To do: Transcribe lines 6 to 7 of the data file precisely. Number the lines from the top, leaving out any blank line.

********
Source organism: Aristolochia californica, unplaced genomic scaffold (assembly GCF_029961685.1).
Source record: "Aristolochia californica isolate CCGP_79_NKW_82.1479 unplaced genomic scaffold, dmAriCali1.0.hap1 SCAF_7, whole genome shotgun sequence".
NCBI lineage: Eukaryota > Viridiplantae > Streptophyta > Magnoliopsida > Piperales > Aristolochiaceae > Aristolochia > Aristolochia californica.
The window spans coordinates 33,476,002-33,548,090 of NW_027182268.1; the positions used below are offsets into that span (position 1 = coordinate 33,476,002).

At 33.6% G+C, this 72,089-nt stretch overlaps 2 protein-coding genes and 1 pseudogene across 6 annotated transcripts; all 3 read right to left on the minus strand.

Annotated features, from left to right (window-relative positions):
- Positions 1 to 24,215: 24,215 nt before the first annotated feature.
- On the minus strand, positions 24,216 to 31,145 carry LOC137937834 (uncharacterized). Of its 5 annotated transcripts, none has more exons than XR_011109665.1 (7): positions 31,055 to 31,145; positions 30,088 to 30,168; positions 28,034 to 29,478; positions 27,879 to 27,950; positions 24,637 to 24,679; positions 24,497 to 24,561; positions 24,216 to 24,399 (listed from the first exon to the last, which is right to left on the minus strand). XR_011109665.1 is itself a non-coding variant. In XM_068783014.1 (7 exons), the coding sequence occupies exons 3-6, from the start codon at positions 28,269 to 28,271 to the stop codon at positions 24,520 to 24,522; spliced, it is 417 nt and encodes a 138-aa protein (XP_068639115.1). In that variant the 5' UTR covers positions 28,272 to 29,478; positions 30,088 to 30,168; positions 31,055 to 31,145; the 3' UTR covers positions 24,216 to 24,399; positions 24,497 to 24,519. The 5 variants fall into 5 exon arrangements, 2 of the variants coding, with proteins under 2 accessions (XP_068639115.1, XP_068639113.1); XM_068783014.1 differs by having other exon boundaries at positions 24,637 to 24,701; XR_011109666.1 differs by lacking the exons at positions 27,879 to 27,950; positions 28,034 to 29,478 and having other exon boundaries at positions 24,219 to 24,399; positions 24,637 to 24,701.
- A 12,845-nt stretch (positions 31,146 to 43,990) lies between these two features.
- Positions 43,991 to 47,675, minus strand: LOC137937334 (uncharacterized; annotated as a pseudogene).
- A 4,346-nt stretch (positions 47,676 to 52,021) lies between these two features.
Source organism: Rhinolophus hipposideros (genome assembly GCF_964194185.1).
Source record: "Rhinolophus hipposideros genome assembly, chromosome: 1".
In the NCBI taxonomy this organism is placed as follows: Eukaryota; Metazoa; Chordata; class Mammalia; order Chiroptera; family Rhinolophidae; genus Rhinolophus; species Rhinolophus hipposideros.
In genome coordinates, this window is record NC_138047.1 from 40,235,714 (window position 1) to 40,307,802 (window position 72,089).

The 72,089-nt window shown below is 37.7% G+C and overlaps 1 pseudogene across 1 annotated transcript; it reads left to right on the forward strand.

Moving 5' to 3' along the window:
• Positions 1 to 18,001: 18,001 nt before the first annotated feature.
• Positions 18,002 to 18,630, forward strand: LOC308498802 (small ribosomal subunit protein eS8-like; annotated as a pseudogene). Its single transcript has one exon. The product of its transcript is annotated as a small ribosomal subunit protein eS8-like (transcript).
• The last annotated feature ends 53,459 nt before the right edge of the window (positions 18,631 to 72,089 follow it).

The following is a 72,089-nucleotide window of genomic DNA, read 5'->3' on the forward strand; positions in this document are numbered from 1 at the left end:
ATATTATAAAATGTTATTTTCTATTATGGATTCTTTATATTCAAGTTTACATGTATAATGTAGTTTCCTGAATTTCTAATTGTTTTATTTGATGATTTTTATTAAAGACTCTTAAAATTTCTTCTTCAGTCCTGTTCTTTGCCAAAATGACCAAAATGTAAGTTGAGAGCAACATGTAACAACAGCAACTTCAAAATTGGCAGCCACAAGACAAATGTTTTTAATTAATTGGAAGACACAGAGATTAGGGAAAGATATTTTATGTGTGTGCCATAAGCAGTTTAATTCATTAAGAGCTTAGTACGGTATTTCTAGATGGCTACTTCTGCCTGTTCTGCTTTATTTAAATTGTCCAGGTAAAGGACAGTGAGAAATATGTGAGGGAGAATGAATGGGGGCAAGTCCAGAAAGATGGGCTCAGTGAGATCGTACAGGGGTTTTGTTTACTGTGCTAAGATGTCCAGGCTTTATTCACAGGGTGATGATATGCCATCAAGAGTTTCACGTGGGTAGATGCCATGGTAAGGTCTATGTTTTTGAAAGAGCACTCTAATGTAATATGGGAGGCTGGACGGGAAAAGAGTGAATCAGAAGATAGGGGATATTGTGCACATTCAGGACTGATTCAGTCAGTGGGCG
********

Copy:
Annotated features, from left to right (window-relative positions):
- Positions 1 to 24,215: 24,215 nt before the first annotated feature.